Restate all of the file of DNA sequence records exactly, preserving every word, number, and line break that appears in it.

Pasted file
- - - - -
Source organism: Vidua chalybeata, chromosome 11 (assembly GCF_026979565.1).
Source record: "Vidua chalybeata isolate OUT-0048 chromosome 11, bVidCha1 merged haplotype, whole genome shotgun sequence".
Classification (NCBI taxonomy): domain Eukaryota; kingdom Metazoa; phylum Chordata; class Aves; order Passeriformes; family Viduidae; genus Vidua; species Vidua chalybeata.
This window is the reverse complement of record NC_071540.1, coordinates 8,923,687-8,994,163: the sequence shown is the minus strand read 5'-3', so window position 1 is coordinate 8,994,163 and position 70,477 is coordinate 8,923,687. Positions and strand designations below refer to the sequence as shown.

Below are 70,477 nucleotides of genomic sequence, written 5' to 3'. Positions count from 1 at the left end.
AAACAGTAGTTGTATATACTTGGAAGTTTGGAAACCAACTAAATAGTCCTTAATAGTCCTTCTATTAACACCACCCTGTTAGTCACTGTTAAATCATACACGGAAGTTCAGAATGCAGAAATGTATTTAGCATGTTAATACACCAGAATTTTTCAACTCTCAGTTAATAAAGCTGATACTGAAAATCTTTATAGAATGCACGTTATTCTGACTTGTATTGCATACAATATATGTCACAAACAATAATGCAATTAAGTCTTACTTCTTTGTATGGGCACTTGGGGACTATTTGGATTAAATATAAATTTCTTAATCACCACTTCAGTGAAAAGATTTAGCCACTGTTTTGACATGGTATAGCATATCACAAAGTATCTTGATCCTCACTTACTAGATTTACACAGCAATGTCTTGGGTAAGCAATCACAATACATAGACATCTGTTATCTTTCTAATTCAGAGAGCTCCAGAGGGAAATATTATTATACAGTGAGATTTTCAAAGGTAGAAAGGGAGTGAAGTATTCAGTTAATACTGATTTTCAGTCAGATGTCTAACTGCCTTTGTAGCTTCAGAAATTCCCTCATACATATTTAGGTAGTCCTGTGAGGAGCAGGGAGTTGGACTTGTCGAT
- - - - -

Source organism: Vidua chalybeata, chromosome 11 (assembly GCF_026979565.1).
Source record: "Vidua chalybeata isolate OUT-0048 chromosome 11, bVidCha1 merged haplotype, whole genome shotgun sequence".
Classification (NCBI taxonomy): domain Eukaryota; kingdom Metazoa; phylum Chordata; class Aves; order Passeriformes; family Viduidae; genus Vidua; species Vidua chalybeata.
This window is the reverse complement of record NC_071540.1, coordinates 8,923,687-8,994,163: the sequence shown is the minus strand read 5'-3', so window position 1 is coordinate 8,994,163 and position 70,477 is coordinate 8,923,687. Positions and strand designations below refer to the sequence as shown.

Below are 70,477 nucleotides of genomic sequence, written 5' to 3'. Positions count from 1 at the left end.
AAACAGTAGTTGTATATACTTGGAAGTTTGGAAACCAACTAAATAGTCCTTAATAGTCCTTCTATTAACACCACCCTGTTAGTCACTGTTAAATCATACACGGAAGTTCAGAATGCAGAAATGTATTTAGCATGTTAATACACCAGAATTTTTCAACTCTCAGTTAATAAAGCTGATACTGAAAATCTTTATAGAATGCACGTTATTCTGACTTGTATTGCATACAATATATGTCACAAACAATAATGCAATTAAGTCTTACTTCTTTGTATGGGCACTTGGGGACTATTTGGATTAAATATAAATTTCTTAATCACCACTTCAGTGAAAAGATTTAGCCACTGTTTTGACATGGTATAGCATATCACAAAGTATCTTGATCCTCACTTACTAGATTTACACAGCAATGTCTTGGGTAAGCAATCACAATACATAGACATCTGTTATCTTTCTAATTCAGAGAGCTCCAGAGGGAAATATTATTATACAGTGAGATTTTCAAAGGTAGAAAGGGAGTGAAGTATTCAGTTAATACTGATTTTCAGTCAGATGTCTAACTGCCTTTGTAGCTTCAGAAATTCCCTCATACATATTTAGGTAGTCCTGTGAGGAGCAGGGAGTTGGACTTGTCGAT